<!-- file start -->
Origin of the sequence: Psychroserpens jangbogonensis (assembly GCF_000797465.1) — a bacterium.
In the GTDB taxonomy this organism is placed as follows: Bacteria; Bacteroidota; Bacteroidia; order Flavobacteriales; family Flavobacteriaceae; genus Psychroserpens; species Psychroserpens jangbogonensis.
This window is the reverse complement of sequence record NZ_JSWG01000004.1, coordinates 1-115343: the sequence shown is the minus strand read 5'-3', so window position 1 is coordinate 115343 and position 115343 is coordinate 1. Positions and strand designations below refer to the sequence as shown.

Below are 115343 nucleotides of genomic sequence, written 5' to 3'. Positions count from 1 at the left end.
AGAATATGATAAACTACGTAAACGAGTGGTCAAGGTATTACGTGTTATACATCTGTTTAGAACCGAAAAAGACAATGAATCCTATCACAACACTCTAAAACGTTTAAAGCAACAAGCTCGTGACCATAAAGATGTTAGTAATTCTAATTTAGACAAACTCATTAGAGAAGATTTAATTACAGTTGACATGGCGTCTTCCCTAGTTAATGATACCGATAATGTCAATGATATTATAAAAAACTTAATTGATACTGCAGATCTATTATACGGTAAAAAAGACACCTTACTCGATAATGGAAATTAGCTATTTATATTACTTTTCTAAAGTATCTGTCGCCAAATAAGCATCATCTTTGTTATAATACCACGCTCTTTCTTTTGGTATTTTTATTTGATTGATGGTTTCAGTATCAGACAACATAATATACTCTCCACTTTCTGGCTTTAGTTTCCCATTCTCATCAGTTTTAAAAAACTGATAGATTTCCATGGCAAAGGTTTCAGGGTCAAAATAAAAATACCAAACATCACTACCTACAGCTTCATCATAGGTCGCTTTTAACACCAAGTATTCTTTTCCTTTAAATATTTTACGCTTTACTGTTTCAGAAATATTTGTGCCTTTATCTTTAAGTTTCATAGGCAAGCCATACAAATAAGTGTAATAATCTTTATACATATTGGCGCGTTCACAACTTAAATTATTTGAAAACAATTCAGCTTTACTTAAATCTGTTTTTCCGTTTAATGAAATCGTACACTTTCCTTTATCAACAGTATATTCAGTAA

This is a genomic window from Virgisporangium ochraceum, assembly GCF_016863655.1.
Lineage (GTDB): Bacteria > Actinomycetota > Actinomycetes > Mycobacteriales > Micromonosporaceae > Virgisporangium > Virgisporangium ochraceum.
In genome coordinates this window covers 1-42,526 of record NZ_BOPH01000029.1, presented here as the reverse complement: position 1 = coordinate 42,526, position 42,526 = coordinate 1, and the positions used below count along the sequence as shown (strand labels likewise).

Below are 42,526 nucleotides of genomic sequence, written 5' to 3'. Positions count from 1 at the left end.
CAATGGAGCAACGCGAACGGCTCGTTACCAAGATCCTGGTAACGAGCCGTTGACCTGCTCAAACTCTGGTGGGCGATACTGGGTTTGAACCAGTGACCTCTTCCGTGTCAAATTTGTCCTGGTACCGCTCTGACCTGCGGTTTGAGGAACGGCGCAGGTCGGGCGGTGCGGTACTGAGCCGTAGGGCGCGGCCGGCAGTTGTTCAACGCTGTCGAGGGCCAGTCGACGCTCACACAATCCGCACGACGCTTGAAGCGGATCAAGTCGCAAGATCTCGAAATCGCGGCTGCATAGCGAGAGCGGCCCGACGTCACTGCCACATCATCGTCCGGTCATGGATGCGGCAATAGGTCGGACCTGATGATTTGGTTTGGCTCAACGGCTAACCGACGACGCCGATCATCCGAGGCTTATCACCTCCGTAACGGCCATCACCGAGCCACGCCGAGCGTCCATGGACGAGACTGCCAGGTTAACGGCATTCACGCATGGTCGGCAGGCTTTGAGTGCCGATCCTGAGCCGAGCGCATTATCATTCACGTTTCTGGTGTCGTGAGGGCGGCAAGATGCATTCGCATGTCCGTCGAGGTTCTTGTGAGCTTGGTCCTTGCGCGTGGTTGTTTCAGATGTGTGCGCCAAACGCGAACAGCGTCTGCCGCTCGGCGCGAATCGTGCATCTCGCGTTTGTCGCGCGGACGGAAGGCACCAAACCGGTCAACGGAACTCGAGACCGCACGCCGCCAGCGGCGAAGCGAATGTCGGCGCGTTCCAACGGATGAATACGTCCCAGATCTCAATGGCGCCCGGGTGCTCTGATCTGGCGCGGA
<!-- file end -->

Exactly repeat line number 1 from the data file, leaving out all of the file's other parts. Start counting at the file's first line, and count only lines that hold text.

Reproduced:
Origin of the sequence: Psychroserpens jangbogonensis (assembly GCF_000797465.1) — a bacterium.